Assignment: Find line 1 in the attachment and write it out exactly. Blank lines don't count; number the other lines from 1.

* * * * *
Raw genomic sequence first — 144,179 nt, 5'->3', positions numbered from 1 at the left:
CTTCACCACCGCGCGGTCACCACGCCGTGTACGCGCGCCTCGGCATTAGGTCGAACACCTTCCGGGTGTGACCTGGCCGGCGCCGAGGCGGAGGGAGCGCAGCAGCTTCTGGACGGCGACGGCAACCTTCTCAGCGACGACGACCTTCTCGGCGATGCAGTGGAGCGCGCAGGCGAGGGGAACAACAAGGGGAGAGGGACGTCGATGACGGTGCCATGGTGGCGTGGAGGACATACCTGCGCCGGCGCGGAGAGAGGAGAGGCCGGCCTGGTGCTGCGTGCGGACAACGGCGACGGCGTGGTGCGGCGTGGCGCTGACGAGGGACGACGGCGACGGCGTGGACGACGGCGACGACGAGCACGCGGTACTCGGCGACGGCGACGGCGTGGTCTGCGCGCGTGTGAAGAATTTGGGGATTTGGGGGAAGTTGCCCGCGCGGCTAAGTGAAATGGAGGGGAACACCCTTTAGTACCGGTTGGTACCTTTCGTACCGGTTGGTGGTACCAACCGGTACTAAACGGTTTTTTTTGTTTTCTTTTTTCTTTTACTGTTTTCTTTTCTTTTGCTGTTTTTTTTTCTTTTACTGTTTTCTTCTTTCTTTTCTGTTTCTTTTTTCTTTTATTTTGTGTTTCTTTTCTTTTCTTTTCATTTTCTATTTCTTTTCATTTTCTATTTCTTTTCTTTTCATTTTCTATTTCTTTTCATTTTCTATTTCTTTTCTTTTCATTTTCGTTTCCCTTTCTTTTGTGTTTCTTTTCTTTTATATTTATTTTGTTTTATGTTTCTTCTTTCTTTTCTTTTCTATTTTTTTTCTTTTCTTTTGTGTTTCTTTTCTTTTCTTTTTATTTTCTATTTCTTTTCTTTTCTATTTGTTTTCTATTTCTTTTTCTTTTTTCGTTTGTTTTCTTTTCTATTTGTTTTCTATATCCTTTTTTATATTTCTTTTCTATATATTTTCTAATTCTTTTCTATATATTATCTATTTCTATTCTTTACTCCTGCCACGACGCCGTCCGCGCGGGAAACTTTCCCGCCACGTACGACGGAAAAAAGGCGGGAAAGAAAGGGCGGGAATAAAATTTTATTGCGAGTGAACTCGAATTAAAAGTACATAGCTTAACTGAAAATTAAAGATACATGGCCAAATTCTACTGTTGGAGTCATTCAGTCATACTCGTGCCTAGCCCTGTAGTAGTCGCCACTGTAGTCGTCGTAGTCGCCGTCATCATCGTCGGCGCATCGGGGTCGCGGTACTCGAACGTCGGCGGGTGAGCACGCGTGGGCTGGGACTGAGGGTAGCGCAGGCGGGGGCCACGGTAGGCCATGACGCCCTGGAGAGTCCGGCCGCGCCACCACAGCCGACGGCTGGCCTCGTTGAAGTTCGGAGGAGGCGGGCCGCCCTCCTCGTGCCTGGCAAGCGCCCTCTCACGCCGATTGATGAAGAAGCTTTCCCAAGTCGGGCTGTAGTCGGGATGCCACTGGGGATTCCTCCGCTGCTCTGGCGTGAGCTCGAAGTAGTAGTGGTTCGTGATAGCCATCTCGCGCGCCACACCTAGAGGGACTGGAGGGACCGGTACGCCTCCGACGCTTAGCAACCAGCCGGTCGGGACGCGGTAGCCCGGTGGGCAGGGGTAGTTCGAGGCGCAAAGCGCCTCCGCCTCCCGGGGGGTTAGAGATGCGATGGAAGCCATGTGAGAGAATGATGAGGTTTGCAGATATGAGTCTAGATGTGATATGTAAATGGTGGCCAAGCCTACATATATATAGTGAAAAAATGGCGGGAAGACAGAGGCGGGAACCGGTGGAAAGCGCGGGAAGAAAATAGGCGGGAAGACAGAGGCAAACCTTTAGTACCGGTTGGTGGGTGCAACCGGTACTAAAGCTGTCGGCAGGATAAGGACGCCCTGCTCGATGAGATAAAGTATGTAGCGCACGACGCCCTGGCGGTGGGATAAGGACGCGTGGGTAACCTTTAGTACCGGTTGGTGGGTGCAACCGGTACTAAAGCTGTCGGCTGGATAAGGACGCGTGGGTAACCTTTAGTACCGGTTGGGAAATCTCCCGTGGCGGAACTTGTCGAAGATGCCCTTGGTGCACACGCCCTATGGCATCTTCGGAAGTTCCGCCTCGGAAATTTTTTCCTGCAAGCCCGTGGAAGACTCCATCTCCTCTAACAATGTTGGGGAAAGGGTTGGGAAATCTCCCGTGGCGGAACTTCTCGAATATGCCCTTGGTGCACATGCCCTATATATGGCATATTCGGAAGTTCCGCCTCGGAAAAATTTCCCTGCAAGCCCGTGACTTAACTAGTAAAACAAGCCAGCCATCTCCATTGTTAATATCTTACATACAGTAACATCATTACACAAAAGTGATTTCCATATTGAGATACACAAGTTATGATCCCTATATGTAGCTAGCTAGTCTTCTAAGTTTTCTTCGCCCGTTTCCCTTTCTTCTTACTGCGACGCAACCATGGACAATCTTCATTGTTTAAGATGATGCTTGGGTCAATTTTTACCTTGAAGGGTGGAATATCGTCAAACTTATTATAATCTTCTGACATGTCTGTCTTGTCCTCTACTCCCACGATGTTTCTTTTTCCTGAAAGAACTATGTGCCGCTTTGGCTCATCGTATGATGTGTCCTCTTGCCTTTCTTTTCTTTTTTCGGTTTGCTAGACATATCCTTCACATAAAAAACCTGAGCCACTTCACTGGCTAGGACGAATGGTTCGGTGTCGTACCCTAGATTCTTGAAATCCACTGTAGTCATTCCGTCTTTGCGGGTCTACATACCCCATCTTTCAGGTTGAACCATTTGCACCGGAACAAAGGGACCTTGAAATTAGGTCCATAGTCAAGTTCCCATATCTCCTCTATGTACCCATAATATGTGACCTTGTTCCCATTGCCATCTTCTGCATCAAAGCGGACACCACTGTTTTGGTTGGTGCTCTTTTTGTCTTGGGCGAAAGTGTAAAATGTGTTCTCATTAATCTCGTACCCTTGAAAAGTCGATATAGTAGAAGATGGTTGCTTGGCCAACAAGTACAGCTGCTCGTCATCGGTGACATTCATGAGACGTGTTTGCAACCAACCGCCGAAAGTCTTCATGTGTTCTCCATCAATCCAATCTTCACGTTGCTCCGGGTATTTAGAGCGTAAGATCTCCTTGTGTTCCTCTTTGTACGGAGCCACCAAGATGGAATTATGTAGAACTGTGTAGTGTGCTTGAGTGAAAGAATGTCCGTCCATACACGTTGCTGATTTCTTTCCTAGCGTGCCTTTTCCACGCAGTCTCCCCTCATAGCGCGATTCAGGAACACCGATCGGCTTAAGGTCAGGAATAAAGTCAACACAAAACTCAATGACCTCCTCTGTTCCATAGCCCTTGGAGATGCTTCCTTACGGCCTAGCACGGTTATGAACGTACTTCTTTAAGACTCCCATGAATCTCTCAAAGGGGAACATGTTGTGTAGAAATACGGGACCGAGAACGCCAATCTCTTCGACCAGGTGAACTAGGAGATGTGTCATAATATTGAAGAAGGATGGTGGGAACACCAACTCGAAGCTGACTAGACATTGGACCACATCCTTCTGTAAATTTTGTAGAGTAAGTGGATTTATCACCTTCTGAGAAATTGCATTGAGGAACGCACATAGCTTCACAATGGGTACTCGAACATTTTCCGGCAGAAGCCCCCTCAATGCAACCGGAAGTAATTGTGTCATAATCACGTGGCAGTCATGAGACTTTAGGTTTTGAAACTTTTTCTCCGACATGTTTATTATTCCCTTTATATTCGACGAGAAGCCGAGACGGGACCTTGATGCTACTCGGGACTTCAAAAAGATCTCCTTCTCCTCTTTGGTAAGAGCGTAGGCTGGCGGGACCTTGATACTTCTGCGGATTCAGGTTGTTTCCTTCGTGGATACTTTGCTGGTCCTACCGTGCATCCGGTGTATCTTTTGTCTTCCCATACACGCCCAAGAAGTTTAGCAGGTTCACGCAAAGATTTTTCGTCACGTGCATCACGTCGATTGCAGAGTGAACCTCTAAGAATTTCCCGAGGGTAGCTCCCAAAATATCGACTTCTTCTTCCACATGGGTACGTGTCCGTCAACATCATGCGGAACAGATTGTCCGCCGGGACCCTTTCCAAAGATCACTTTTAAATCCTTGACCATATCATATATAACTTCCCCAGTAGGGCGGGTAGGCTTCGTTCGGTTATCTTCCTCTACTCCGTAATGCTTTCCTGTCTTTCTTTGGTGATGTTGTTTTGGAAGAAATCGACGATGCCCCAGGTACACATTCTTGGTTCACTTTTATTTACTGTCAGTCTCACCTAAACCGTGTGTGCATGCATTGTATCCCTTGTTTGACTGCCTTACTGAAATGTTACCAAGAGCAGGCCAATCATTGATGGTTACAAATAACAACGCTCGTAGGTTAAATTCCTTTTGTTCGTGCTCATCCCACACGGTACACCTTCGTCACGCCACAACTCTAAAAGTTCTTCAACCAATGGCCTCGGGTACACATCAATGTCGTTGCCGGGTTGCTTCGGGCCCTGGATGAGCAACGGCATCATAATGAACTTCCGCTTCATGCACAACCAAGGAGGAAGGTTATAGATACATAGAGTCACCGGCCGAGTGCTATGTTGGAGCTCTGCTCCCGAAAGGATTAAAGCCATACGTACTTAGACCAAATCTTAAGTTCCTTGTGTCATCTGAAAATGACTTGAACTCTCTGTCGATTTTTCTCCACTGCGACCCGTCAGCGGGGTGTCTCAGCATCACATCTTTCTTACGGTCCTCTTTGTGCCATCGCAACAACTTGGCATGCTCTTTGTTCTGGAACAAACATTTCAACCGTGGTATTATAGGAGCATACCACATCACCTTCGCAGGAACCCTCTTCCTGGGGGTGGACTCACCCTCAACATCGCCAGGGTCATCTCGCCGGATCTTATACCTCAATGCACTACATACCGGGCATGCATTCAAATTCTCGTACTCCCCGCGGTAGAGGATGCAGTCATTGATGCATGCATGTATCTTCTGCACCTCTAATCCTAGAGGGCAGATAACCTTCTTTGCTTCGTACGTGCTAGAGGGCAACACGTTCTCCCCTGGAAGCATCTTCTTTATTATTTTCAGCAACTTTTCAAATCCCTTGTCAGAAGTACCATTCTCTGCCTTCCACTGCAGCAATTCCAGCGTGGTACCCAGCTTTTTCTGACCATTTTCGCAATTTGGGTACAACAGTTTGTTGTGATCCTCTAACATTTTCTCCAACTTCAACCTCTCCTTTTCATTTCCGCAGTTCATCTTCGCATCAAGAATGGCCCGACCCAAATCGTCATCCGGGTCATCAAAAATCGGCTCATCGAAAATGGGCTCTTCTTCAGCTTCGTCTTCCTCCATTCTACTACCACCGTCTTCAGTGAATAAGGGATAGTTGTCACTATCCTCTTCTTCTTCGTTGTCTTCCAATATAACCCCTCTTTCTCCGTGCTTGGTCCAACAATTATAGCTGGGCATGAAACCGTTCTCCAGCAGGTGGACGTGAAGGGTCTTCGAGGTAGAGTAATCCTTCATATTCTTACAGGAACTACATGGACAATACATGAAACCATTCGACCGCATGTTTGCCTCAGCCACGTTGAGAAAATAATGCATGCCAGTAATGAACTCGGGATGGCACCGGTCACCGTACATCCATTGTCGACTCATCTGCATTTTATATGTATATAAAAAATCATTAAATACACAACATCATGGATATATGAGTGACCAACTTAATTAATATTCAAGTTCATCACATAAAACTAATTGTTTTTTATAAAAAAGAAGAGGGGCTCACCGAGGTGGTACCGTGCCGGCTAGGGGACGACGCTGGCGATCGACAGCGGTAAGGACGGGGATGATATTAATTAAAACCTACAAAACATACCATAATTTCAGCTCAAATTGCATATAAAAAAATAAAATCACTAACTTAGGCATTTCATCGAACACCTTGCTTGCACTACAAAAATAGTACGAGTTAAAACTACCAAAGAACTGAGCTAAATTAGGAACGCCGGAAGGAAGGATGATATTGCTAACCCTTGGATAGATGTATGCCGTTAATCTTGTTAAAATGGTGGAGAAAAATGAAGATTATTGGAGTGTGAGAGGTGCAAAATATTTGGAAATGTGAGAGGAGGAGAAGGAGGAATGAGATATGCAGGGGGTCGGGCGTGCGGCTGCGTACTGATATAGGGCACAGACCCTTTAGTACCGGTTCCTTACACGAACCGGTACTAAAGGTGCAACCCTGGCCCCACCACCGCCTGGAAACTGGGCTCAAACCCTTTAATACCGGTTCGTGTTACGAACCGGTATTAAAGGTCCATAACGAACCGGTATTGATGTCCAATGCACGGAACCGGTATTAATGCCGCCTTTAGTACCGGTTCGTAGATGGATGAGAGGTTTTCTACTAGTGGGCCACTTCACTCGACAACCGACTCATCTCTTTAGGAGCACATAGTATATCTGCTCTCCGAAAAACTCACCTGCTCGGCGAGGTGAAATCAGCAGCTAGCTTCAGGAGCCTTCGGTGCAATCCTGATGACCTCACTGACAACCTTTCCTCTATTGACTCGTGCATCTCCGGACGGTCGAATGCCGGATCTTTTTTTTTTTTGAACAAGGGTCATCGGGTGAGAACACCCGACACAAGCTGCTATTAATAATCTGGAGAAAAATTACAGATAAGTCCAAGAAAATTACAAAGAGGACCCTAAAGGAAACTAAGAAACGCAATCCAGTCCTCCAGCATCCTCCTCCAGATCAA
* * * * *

Raw genomic sequence first — 144,179 nt, 5'->3', positions numbered from 1 at the left: